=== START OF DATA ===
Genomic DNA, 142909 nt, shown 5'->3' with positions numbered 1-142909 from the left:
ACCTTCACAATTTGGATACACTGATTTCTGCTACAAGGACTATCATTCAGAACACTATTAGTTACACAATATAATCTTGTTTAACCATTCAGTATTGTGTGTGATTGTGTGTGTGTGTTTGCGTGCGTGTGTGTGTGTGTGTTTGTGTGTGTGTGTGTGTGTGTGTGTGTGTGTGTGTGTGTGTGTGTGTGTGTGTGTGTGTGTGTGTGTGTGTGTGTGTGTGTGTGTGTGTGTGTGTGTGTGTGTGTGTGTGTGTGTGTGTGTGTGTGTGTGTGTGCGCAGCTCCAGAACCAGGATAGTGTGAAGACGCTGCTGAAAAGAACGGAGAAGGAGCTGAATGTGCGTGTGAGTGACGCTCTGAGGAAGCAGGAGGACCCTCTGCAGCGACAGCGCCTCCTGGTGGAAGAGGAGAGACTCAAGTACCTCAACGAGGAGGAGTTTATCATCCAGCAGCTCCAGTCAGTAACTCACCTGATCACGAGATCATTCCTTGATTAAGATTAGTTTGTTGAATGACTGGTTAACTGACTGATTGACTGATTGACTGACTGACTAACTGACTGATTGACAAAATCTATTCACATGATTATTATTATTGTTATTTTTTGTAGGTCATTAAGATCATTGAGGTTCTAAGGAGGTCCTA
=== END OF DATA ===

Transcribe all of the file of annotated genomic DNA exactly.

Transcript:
Genomic DNA, 142909 nt, shown 5'->3' with positions numbered 1-142909 from the left:
ACCTTCACAATTTGGATACACTGATTTCTGCTACAAGGACTATCATTCAGAACACTATTAGTTACACAATATAATCTTGTTTAACCATTCAGTATTGTGTGTGATTGTGTGTGTGTGTTTGCGTGCGTGTGTGTGTGTGTGTTTGTGTGTGTGTGTGTGTGTGTGTGTGTGTGTGTGTGTGTGTGTGTGTGTGTGTGTGTGTGTGTGTGTGTGTGTGTGTGTGTGTGTGTGTGTGTGTGTGTGTGTGTGTGTGTGTGTGTGTGTGTGTGTGTGTGTGCGCAGCTCCAGAACCAGGATAGTGTGAAGACGCTGCTGAAAAGAACGGAGAAGGAGCTGAATGTGCGTGTGAGTGACGCTCTGAGGAAGCAGGAGGACCCTCTGCAGCGACAGCGCCTCCTGGTGGAAGAGGAGAGACTCAAGTACCTCAACGAGGAGGAGTTTATCATCCAGCAGCTCCAGTCAGTAACTCACCTGATCACGAGATCATTCCTTGATTAAGATTAGTTTGTTGAATGACTGGTTAACTGACTGATTGACTGATTGACTGACTGACTAACTGACTGATTGACAAAATCTATTCACATGATTATTATTATTGTTATTTTTTGTAGGTCATTAAGATCATTGAGGTTCTAAGGAGGTCCTA